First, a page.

Friday, January 28, 2011
This man was my main teacher during my apprenticeship, a member of the company where I trained. I sat a little over two meters to his left when working, for four years. He began his own career at the age of thirteen, in the town of Kobe. He had vast experience building all different types of furniture, but at some point had become a specialist in chairs, perhaps simply because the shop needed one, furniture of western taste was becoming more and more common.
A transformation would take place every morning when he came into work. A quiet and simple person of relatively slight build, appearing not dissimilar to any somewhat elderly man that you might pass on the street and not glance at twice, but once he dressed in his gray trousers and shirt that he always wore when at the shop, the sense about him would become one of superior strength and confidence. He truly exemplified the shokunin, going about the tasks in a relaxed and definite way, and also conveying a powerful if not fearful atmosphere from his long experience and high degree of commitment to his work. The furniture he built was clean, even from left to right, and had an appearance of efficiency to it's making, something that is not so often seen in woodwork, where one can struggle with the details. He had profound knowledge and skills, the man was a great inspiration for me.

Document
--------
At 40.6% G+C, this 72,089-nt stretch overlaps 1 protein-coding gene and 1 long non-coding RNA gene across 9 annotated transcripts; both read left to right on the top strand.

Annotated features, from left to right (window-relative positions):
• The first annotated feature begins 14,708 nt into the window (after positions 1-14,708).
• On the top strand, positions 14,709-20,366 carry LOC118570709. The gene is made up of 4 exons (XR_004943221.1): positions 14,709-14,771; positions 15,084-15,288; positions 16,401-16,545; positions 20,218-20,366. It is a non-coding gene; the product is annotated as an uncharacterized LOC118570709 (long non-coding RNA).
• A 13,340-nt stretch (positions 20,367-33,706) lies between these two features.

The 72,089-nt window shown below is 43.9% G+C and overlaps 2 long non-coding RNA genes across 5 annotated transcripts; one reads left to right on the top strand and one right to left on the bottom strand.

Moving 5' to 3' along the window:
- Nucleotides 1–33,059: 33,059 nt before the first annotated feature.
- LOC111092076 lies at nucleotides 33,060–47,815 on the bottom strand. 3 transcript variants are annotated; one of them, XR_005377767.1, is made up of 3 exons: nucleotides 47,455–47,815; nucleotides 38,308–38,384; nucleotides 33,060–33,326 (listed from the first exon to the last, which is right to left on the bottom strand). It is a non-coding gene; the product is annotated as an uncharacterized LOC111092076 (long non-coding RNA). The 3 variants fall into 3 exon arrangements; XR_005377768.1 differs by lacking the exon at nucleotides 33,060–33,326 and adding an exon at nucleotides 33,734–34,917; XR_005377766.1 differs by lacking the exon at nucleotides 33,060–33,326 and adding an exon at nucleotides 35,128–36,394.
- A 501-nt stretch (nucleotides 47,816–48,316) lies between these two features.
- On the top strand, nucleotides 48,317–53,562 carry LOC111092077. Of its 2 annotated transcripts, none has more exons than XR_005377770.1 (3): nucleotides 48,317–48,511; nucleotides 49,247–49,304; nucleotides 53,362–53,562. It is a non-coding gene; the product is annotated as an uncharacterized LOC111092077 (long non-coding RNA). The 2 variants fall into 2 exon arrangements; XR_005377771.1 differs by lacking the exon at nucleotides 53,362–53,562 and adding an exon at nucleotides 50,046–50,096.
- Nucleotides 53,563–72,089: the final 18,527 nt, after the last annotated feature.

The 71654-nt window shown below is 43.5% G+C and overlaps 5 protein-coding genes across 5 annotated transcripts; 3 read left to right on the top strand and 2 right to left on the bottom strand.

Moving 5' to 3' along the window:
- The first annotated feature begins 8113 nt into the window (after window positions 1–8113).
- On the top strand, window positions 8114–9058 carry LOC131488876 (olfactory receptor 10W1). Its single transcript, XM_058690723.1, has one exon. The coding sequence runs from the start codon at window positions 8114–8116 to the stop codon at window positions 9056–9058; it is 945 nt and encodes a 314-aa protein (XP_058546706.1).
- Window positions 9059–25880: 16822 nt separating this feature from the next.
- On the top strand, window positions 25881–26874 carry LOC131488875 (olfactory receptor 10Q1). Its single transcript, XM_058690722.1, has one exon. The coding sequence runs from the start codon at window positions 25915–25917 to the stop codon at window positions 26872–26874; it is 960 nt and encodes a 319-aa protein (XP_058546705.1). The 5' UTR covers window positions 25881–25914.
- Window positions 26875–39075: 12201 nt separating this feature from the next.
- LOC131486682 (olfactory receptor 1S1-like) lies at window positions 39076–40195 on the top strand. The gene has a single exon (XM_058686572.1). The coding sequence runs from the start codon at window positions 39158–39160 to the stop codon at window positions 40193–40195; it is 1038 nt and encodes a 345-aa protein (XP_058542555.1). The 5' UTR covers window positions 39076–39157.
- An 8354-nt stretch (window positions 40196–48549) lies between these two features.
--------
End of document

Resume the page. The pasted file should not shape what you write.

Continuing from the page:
The last day of my apprenticeship, I waited outside the shop to sat goodbye and to offer my thanks. I thought that it would be good to be alone together for a moment, away from the other craftsmen . He looked at me, somehow in a way that seemed slightly different from before, acknowledged my thank you, and said, "You have to get faster". Then he turned and walked out the gate. That was it, no sentimentality, or a pat on the back like I might have wished for, simply his final instruction about the work. All the years that have passed since that took place, the realization remains regarding the wisdom in his parting words, and it is still true, I do have to get faster.
Sometimes I would stop in and see Mr. Nakamichi and his wife on the infrequent visits to Japan some years after. He had retired after sixty years as a craftsman, his health was not so great. We would drink tea together, maybe a chat about how things were going for me as a furniture maker, and I might bring out some photos of what I had been doing.
The last time I visited Mr. Nakamichi, he was bed ridden and only semi conscious, a short time before his death. When I entered his home, his wife said to me, "Go upstairs, you will be surprised to see him making furniture again". I couldn't understand what she might be saying, because I knew that he was not in a good way. When I entered his room, I saw that indeed he was at his trade again, in bed with his eyes closed, with his hands going through the motions. At one point he was holding a dozuki saw and making a fine cut in a piece of wood, his straight cut, it was unmistakable.